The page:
Date of Degree
Access restricted until 07/13/2019
PhD (Doctor of Philosophy)
Pharmaceutical Sciences and Experimental Therapeutics
Maureen D. Donovan
Laura L. Ponto
First Committee Member
Douglas R. Flanagan
Second Committee Member
Third Committee Member
The medical use of marijuana is increasing, yet little is known about the exposure-response relationships resulting in its psychoactive effects. Δ9-tetrahydrocannabinol (THC) and its active metabolite (11-hydroxy-THC; THC-OH) are the principal psychoactive components in marijuana. It is well known that the plasma concentrations of the psychoactive components of marijuana do not directly relate to the observed psychoactive effects. The presence of a counter-clockwise hysteresis in the plasma concentrations-effect plot demonstrates a temporal delay between the plasma concentrations and observed effect following the intravenous administration of THC. The overarching objective of this research was to better understand the relationship between the plasma and brain concentrations of the psychoactive components (THC and THC-OH) and the observable psychoactive effects after intravenous administration of THC, utilizing model-based approaches. Specifically, the pharmacokinetics were explored using population pharmacokinetic (Pop PK) and physiologically-based pharmacokinetic (PBPK) modeling whereas the pharmacodynamics (PD) of the psychoactive effect (“highness”) were explored using effect-compartment modeling and linking the PD to the PBPK-derived concentrations predicted in the brain and an assumed effect-site.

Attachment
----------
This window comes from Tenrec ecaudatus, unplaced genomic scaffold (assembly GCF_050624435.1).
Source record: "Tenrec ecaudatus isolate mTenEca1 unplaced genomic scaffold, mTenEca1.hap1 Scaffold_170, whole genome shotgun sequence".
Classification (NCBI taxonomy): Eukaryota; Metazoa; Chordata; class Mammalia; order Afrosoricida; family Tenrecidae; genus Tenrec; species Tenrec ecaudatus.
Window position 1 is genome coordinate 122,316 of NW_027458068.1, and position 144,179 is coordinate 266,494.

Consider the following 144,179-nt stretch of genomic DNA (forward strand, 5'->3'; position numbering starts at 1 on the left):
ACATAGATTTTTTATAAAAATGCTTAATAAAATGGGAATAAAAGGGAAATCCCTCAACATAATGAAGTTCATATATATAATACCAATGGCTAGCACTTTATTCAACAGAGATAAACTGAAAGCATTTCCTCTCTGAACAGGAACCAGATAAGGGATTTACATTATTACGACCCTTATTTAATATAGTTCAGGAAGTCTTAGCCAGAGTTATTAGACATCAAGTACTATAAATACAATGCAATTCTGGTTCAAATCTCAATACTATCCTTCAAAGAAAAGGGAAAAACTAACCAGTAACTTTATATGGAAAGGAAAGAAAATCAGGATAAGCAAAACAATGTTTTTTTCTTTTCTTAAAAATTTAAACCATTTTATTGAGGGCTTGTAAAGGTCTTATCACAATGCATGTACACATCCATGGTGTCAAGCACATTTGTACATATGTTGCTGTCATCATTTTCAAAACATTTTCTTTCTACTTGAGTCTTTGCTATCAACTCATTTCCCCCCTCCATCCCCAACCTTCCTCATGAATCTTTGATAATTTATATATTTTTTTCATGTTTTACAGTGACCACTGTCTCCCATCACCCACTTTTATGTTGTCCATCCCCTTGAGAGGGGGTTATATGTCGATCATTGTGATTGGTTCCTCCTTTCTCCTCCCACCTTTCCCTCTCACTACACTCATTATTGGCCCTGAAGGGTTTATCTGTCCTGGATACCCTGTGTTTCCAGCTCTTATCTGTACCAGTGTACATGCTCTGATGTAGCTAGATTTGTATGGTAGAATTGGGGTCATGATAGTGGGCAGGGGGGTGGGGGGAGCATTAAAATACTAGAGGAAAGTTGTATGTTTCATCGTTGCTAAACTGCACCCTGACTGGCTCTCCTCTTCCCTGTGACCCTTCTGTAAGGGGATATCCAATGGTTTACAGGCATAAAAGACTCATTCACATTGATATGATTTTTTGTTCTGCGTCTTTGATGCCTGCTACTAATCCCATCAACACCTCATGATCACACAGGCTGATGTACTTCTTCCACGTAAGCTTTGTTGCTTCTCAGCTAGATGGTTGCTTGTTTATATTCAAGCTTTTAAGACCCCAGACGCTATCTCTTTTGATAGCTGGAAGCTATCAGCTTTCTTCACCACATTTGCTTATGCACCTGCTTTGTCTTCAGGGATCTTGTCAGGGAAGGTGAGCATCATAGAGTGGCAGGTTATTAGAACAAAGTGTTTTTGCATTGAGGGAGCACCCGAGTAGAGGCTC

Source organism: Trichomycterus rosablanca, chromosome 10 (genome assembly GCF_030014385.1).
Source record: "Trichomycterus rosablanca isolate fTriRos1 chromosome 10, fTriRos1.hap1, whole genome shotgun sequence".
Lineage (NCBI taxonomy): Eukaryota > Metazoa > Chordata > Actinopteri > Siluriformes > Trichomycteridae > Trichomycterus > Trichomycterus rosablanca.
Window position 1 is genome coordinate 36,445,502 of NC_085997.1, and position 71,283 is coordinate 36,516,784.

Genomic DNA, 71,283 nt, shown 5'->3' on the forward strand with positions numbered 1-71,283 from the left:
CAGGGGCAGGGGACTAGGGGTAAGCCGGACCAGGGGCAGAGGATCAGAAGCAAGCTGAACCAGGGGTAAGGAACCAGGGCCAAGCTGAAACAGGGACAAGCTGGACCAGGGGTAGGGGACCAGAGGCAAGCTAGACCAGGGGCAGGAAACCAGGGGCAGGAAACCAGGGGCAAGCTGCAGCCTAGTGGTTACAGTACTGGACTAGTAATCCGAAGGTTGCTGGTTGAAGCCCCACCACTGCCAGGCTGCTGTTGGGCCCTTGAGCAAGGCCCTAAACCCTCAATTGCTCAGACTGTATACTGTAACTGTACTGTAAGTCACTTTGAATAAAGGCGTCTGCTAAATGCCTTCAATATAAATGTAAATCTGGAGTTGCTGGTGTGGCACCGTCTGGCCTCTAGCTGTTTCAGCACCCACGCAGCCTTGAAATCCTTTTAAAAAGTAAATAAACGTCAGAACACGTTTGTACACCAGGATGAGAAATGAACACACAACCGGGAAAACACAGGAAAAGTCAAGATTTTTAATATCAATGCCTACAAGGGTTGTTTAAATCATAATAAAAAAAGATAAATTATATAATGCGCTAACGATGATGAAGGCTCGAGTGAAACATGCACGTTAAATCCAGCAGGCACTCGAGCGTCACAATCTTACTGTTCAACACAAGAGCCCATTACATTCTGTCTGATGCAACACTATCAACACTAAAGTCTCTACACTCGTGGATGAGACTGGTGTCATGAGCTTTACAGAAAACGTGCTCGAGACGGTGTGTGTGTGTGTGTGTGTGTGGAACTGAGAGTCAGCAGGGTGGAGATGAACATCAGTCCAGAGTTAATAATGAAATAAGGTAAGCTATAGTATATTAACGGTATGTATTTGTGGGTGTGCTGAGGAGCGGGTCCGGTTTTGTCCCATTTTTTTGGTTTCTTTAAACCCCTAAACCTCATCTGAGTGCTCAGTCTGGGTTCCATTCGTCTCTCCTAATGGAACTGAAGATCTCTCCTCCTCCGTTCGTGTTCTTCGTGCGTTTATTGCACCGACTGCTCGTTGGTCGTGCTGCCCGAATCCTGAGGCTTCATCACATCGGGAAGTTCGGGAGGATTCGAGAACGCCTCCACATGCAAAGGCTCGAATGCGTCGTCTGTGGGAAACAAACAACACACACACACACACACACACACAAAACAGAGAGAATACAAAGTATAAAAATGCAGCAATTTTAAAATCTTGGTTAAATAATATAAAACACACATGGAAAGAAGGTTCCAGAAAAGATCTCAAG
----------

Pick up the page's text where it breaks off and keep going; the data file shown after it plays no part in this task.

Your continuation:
A “hypothetical” effect compartment model was developed to characterize the observed delay in peak “highness” ratings. A direct relationship was established between the reported psychoactive effects (“highness” or intoxication) and the predicted effect-site concentrations of both components (THC and THC-OH) using this effect-compartment modeling approach. The faster plasma to effect compartment equilibration for THC-OH indicated a more rapid equilibration of the active metabolite between plasma and the effect-site (biophase) than for the parent THC. In addition, a PBPK modeling approach was pursued to predict and relate the brain concentrations of THC and THC-OH to the psychoactive effect. The relationship between the effect and the predicted unbound brain concentration of THC indicated an indirect relationship, suggesting a temporal delay between brain concentrations of THC and observed effect. However, a direct relationship was observed between the observed effect and the unbound brain THC-OH concentrations. In addition, the unbound concentrations of THC-OH in the brain were predicted to be higher than the corresponding THC concentrations. These findings highlight the importance for the inclusion of THC-OH, in addition to THC, when relating the observed effect to the concentrations of the psychoactive components of marijuana.
These models contribute to the understanding of the PK-PD relationships associated with marijuana use and are important steps in the prediction of the pharmacodynamic effects related to the psychoactive components in marijuana and establish an approach for investigating other THC-related effects.
11-hydroxy-tetrahydrocannabinol, Concentration-effect relationship, Effect-compartment model, Physiologically-based pharmacokinetic (PBPK) model, Population pharmacokinetics, Δ9-tetrahydrocannabinol (THC)
xxvii, 211 pages
Includes bibliographical references.
Copyright © 2017 Rakesh Awasthi
Available for download on Saturday, July 13, 2019